Longtime Newark Community Activist Anthony Diaz Announces Bid for Newark Mayor

A Newark native, Diaz graduated from Science High School and pursued his undergraduate education at Rutgers University. A co-founder of NWC, the organization was formed in response to the outbreak of the city’s water crisis and currently runs three water distributions, two community refrigerators, and a dry good pantry in the city.

As a longtime activist, Diaz’s recent bid for mayor isn’t the first time he has forayed into local politics. In 2020, Diaz ran unsuccessfully for an at-large seat on the Essex County Board of Chosen Freeholders where he lost in the Democratic primary. He received 5.16% of the vote, according to the Essex County election results.

In 2018, he ran unsuccessfully for City Council to represent the Central Ward where he received 2.6% of the vote, according to election results.

He was also a candidate as an at-large representative on the Newark Public Schools Board of Education for a three-year term. According to Diaz’s profile on Ballotpedia, he filed to run in the at-large general election on April 25, 2017, but his name did not appear in the election results.

When TAPinto Newark asked Diaz what made him more confident to pose a challenge to Baraka in this upcoming election, he said his prior experience as a candidate has better prepared him this time around. 

“I’ve been doing the work for the last three years,” he said. “I have gained a solid following and a platform where I can push out a lot of ideas and mobilize a lot of people.”

The mayoral candidate is no stranger to mobilizing his supporters through his work with NWC either, grabbing some news headlines along the way since the group's inception. 

In 2019, Diaz, megaphone in-hand, organized a protest at the MTV Video Music Awards, hosted at the Prudential Center. He led a march of about 100 people from Newark’s Penn Station to outside the arena, demanding the city do more for residents impacted by the city.

The protest was spurred by the city's lead water problem that was catapulted into the national spotlight in August 2019 when the U.S. Environmental Protection Agency recommended that some residents drink only bottled water after water from faucets equipped with Pur filters still tested positive for high levels of lead years after the city first discovered the problem.

“Where y’all from?” Diaz shouted at the event. “We need clean water because we live here.”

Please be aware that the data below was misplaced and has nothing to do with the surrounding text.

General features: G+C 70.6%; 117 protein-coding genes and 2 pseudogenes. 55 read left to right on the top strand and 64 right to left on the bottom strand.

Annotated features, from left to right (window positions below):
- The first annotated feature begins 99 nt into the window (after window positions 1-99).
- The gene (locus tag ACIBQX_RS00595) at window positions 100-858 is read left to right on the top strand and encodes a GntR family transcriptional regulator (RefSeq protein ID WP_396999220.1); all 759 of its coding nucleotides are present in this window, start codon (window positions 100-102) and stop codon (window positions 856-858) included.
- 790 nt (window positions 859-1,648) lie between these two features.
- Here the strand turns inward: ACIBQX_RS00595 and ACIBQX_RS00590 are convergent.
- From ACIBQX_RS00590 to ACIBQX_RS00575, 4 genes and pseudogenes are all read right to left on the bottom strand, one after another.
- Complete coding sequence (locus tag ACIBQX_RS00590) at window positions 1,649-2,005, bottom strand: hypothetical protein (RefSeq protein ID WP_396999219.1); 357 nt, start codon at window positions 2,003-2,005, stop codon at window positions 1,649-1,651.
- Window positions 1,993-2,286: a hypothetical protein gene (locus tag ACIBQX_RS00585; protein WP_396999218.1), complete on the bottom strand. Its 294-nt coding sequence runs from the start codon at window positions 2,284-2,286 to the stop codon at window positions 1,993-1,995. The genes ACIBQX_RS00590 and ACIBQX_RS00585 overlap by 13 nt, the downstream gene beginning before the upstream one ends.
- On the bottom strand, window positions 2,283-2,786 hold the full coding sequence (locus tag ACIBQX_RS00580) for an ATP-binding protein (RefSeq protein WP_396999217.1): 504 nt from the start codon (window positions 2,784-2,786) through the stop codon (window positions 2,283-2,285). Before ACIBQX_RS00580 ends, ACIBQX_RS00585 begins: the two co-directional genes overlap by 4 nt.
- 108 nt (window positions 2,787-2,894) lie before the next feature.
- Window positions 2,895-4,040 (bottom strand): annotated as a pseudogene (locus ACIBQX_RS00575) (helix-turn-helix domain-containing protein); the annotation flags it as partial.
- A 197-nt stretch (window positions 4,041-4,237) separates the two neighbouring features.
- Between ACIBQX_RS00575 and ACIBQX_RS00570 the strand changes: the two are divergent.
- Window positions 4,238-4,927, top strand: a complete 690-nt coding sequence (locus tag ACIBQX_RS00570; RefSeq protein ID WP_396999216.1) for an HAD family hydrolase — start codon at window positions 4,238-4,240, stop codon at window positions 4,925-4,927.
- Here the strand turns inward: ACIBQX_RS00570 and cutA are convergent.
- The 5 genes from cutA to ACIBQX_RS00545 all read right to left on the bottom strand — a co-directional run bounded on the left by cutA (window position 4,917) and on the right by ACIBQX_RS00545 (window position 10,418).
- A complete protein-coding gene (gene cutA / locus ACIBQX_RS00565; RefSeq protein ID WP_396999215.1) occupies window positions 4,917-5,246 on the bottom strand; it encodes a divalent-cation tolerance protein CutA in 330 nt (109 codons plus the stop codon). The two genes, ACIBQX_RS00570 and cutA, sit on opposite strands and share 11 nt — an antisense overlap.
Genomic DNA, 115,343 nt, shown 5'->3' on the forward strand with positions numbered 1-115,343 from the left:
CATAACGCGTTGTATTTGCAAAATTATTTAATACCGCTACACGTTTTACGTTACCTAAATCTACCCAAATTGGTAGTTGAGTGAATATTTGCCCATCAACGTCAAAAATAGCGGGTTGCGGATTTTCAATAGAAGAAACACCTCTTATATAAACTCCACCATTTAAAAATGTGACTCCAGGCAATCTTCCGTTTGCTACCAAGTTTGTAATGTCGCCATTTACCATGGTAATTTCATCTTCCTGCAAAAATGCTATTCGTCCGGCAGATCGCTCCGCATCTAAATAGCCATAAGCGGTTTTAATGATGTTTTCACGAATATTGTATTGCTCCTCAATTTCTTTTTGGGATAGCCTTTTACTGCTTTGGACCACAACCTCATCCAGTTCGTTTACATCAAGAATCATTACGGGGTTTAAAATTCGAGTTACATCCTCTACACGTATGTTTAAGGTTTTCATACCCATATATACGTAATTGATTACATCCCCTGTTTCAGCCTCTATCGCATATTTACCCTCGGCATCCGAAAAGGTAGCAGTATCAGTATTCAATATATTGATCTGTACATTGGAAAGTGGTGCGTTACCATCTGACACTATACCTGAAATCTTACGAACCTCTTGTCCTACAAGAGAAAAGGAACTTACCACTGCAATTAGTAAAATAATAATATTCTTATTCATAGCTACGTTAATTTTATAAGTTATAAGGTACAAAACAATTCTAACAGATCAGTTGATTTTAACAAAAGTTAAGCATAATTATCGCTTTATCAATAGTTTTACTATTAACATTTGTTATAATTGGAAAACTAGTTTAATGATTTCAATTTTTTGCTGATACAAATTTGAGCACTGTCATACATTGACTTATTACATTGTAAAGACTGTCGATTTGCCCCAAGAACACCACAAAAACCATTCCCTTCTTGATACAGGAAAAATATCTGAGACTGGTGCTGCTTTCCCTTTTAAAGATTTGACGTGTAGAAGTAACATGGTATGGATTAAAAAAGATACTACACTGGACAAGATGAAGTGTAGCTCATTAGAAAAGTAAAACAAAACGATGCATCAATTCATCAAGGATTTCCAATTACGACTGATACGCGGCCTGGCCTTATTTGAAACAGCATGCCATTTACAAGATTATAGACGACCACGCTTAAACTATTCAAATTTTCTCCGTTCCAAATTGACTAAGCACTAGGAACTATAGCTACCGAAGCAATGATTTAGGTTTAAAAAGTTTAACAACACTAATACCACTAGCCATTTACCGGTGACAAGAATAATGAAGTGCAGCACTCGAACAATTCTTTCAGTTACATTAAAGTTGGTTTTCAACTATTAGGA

The following year during citywide protests of George Floyd’s killing, a group of NWC supporters organized a march in June in the South Ward tied to its mission of mutual aid. The supporters were soon confronted by a group of local residents who had other plans for the marchers’ path. Among the residents was Amiri “Middy” Baraka, Jr., Mayor Ras Baraka’s brother and chief of staff, who at one point appears in a video at University High School, arguing with the marchers after they were forced to turn back. 

Earlier during the confrontation, a man heckled the marchers and eventually ripped a bullhorn away from Diaz. 

“We’re doing this work to benefit the people of Newark, and if you’re going to show up, where are the resources you’re providing?” Diaz said following the incident. “You’re literally attacking people that had lettuce and diapers in their hands.”

Coming into May's elections, the candidate will have a monumental task in front of him to unseat the incumbent Baraka. 

In a Fairleigh Dickinson University poll of Newark released in August, residents were asked to give their opinions on a number of New Jersey and Essex County area elected officials, including Baraka

The mayor was among the list of officials to have received high marks with a 60% approval rating compared to a 17% disapproval rating.

Diaz is undeterred by those numbers. 

"When you're actually in the city, you understand what residents are saying and what the community is saying, and the community isn't happy," he said. 

By bringing community voices to the forefront paired with a plan to organize and stay true to himself, Diaz said he wants to run a campaign this election season his way. 

“I’m not doing it the politico’s way,” he said. “One, That’s not authentic to myself. Two, that’s not what I want people to get from this campaign.”

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published this page in News and Politics 2021-11-24 03:17:25 -0800